Pride Month Employee Spotlight: Bernice Wong
To celebrate Pride Month in June, Zynga is highlighting employees from our LGBTQIA2S+ community who are championing diversity and inclusivity in the workplace. We embrace the history, struggles and achievements the LGBTQIA2S+ community has made in advancing equal rights, and are proud to support a culture where everyone can be their authentic selves. Join us as we ask our incredible employees to share what it means to #PlayWithPride.
Today we’re spotlighting Bernice Wong, Senior Experience Designer at Zynga. Read on to learn more about Bernice, what Pride means to her and why she believes diversity requires leaders to be intentional.
What does Pride mean to you?
Pride means being able to completely celebrate who I am and who I love. It means honoring all aspects of myself and embracing my intersectionality without shame. It’s also about honoring the history and activism of our community in advancing human rights. It takes a lot of reflection, vulnerability and courage to show yourself in a world that may not always react positively when you embrace who you are. That’s why the work of lifting others up is extremely important to me. I want to live in a world where everyone can feel safe being who they are without fear or judgment. That’s how I celebrate Pride.
When was the moment you knew? The moment that everything sort of crystallized?
When I fell in love. Looking back, I can point out specific behaviors about myself that revealed my sexuality without me realizing it. The greatest liberation came the moment I embraced this new understanding of myself.
What are some ways we can help foster an inclusive environment so that everyone can bring their authentic selves to work? Why is this important?
It’s important to establish strategies, practices and processes in the workforce where employees can feel safe enough to thrive. Our leaders, or people in positions of power, can have a huge influence over how cultures of inclusion are shaped. Promoting diversity in the workforce requires being intentional about amplifying underrepresented voices and making sure we embrace diversity in our hiring practices and the language we use. Raising awareness for LGBTQIA2S+ issues through education or consultation opportunities can also help employees better understand how to treat others with respect. The world is already diverse; we just need to prioritize harnessing it.
What positive policies or actions have you seen at Zynga that help promote equity in the workplace?
Being a part of the zPride employee resource group (ERG) and seeing Zynga’s commitment to Diversity, equity and inclusion have been one of my favorite aspects of working here. I’ve never seen so many passionate and talented leaders at a company who are all eager to volunteer their time, come together and push to do the right thing. It’s been incredible to see the amount of resources Zynga offers to support doing what’s right.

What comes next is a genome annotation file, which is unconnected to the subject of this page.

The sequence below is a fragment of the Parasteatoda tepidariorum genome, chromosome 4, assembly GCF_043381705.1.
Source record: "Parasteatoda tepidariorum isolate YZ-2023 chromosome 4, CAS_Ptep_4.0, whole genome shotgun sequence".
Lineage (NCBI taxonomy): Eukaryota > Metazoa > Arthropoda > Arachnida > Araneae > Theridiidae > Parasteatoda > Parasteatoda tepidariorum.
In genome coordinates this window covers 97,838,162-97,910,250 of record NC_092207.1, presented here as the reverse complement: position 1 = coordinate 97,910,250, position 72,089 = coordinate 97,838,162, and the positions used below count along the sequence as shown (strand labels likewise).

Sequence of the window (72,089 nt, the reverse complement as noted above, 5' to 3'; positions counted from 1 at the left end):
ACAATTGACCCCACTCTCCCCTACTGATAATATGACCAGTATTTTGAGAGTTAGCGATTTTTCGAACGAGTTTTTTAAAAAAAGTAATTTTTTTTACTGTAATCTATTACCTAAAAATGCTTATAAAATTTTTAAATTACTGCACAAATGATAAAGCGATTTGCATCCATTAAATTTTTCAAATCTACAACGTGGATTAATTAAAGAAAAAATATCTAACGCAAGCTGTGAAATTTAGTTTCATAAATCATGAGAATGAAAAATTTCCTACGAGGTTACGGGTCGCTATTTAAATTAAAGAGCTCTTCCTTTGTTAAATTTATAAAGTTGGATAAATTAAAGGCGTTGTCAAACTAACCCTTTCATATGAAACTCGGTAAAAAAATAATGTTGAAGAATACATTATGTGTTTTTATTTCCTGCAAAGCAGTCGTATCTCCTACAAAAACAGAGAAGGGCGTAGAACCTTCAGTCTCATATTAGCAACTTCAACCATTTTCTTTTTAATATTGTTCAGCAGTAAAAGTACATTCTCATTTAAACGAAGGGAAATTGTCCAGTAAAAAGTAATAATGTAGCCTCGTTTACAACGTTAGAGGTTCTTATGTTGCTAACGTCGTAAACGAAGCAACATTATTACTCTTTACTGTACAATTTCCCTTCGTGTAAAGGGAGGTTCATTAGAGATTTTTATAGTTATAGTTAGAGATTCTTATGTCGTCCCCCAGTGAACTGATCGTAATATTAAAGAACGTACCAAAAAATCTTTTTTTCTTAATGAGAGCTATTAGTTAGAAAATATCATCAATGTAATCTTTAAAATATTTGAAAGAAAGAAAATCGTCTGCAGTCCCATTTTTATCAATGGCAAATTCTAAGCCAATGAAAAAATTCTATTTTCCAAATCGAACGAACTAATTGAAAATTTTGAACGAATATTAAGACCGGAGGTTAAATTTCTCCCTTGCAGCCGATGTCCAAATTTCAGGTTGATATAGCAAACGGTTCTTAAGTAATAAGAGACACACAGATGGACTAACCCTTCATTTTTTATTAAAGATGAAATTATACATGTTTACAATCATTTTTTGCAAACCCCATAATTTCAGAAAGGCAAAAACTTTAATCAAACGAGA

Zynga’s commitment to its ERGs has been integral in giving back to the community through outreach work, educational opportunities and community events, as well as Benevity donation campaigns like the one we did for International Transgender Day of Visibility in March. Also, the fact that Zynga offers domestic partner health insurance is huge!
How can people be good allies in the workplace and beyond? What are some ways for people to educate themselves?
Use your voice to help lift others who may not have the same kind of privilege. Respecting pronouns, using inclusive language or educating friends and family on harmful language are great examples. Be willing to listen and learn about the LGBTQIA2S+ community without judgment. And when it’s time, take a step back so other voices can be heard. Big change often starts by making small changes to our day-to-day habits. Listening more and breaking misconceptions among our peers will result in more inclusivity in how we treat each other.
What is a LGBTQIA2S+ movie, tv show, book, or game you think is a “must”?
One of my favorite LGBTQ2S+ media pieces is “Steven Universe,” a cartoon show by Rebecca Sugar that explores adult themes about belonging, mental health and finding love for yourself. For video games, there are a lot of LGBTQ2S+ interactive narrative games that I enjoy, such as “There’s This Girl” by Angela He.
If you could go back in time, what advice would you give your younger self?
If I could meet a younger version of myself, I’d like to say two things.
- “Remember that the most important thing in life is to surround yourself with people who care about you.”
- “Don’t worry. You’re going to be so happy with the person you become.”